Ethnic and racial diversity in clinical research is still a massive issue, and sponsors and CROs need to seek out more scalable, cost-effective solutions.
Over the past few years, I’ve noticed that more and more of my conversations with members of the clinical research community have been centered around participant diversity. In part, this stems from the fact that the FDA is paying closer attention than ever to participant demographics in trials when considering new drugs for approval; however, the issue presents far more complexities than merely the question of regulatory compliance.
A Systemic Issue
Despite this growing sense of urgency, it would appear that the industry still has a long way to go — back in December 2016, Denise Grady wrote an article for the New York Times about the current state of ethnic diversity in U.S. clinical trials. In the piece, she emphasizes that minority participation in clinical studies is still far too low, and typically not representative of the groups’ size within the general population.
She points to two 2015 immunotherapy studies as exemplars of a much broader phenomenon: in study number one (582 patients with lung cancer), 92% of participants identified as white, 3% as black, 3% as Asian, and 3% as “other.” In study number two (821 patients with kidney cancer), 88% were listed as white, 9% as Asian, and just 1% as black.
Compare that with the 2015 census, which indicates that at the time, 77% of the U.S. population was white, 13.3% was black, and 5.6% was Asian — clearly, something’s not adding up here.
Combatting Patient Homogeneity
This isn’t to say that efforts aren’t being made — back in 1993, a law was passed requiring all clinical research conducted or subsidized by the National Institute of Health to “include enough minorities and women to determine whether they respond to treatment differently than other groups.”
The good news is that the N.I.H. has done a great job of adhering to these standards — in 2015, minority enrollment in N.I.H. clinical research was approximately 28%, and Phase III trials reached about 40%. The bad news is that N.I.H.-funded research only accounts for about 6% of all clinical trials in the U.S., and as Grady points out, independently funded trials do not have to adhere to the same set of rules.
Barriers to Entry
Many of these shortcomings can be traced to socio-economic issues — minority patients may not have access to a quality healthcare provider or information, and therefore may be less aware of clinical trials as a viable option, or that they even exist.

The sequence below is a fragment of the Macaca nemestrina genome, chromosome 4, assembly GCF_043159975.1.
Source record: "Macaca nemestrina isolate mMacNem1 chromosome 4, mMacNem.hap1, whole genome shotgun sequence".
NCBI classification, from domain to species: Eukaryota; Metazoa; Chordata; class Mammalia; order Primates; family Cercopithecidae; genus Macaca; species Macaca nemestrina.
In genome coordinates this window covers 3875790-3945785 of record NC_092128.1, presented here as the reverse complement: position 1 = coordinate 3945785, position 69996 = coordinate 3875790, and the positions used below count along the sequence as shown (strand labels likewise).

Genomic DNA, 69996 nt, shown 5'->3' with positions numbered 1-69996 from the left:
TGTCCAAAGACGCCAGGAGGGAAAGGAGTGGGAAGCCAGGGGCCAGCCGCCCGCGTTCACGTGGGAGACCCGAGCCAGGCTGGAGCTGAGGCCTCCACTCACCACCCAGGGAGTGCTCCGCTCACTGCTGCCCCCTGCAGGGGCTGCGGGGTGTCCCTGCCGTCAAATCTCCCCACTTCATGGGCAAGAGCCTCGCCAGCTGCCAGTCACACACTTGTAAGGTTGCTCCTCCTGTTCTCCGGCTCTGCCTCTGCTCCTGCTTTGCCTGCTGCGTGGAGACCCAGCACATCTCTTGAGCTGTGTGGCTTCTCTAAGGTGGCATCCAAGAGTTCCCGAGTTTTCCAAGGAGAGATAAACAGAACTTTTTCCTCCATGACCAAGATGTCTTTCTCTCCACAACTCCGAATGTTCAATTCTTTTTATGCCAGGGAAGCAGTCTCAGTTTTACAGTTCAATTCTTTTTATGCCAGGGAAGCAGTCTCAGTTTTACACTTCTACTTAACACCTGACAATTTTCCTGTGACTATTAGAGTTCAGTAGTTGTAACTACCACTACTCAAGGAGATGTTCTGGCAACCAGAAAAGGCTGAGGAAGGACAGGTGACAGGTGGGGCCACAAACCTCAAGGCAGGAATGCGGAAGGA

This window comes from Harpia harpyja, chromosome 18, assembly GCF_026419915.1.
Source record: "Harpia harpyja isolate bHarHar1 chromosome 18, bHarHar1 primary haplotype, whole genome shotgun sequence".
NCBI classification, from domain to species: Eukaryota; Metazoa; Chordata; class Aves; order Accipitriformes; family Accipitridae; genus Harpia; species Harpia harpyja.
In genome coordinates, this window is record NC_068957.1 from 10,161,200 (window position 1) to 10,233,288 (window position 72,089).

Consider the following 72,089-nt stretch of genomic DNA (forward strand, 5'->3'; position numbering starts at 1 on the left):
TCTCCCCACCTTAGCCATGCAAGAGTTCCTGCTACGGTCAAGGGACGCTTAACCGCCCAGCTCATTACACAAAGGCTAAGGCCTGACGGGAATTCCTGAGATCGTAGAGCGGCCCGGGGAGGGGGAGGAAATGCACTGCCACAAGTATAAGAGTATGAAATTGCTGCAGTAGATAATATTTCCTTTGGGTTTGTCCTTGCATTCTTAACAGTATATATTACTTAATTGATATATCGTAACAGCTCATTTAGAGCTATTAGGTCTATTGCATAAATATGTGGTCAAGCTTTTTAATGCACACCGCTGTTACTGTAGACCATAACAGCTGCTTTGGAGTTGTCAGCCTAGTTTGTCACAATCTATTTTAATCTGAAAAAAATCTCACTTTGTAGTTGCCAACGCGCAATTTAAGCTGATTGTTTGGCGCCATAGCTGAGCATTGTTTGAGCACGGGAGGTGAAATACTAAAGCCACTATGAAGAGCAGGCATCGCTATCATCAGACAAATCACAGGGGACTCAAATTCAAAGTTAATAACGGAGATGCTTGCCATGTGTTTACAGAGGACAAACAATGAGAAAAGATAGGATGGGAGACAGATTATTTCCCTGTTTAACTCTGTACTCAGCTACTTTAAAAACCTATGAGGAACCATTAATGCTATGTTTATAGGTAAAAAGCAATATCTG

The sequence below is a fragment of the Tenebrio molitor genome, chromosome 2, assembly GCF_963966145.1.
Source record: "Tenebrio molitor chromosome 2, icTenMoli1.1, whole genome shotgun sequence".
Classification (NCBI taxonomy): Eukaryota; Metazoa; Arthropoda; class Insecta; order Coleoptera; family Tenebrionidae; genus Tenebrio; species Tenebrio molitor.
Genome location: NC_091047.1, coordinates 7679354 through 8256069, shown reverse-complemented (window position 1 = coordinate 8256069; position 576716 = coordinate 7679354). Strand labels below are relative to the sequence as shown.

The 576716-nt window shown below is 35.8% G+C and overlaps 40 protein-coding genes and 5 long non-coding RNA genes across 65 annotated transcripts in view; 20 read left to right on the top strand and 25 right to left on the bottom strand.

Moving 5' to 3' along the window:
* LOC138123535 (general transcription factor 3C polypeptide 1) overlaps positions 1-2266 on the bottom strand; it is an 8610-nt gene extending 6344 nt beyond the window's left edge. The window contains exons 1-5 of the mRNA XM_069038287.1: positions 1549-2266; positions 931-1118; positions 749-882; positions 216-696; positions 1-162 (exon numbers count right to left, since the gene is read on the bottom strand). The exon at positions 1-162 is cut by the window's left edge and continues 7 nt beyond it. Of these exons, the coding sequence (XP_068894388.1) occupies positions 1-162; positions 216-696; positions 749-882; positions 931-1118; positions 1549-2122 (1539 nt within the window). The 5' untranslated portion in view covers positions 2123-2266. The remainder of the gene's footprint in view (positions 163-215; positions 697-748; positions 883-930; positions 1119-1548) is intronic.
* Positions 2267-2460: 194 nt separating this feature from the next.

For lower-income patients who are interested in participating, there are a number of financial and logistical barriers to entry as well: taking time off work, getting to and from investigator sites, day care for kids, etc.
Unfortunately, researchers say, the fact is that minority patients are simply harder to recruit and retain. As the price tag for securing an FDA approval continues to skyrocket (the annual price tag attached to all U.S. clinical trials is now roughly $7 billion), many are being pressured into leaving minority patients out in order to keep costs and timelines under control.
Grady presents a number of compelling solutions: researchers could start conducting studies that focus on specific ethnicities or racial demographics; medical journals could refuse to publish study results unless the racial and gender makeup reflects that of the general population.
While these types of measures could indeed prove helpful, we need to start thinking about more scalable, cost-effective solutions that can attack the issues at their core.
For me, the internet and mobile devices are the logical answer. For example, recruiters can leverage search and social media advertising’s targeting capabilities to reach minority patients with highly informative and engaging content, thereby raising awareness amongst previously underserved demographics. Or they can implement mHealth and remote patient monitoring technologies to alleviate some of the financial and logistical burden involved with regular visits to investigator sites.
The point is that in 2017, we have the resources and skillsets needed to overcome this problem — and if it even were a question of dollars and cents, the FDA has clearly indicated that going forward, not focusing on patient diversity in trial recruitment is going to become the more costly option.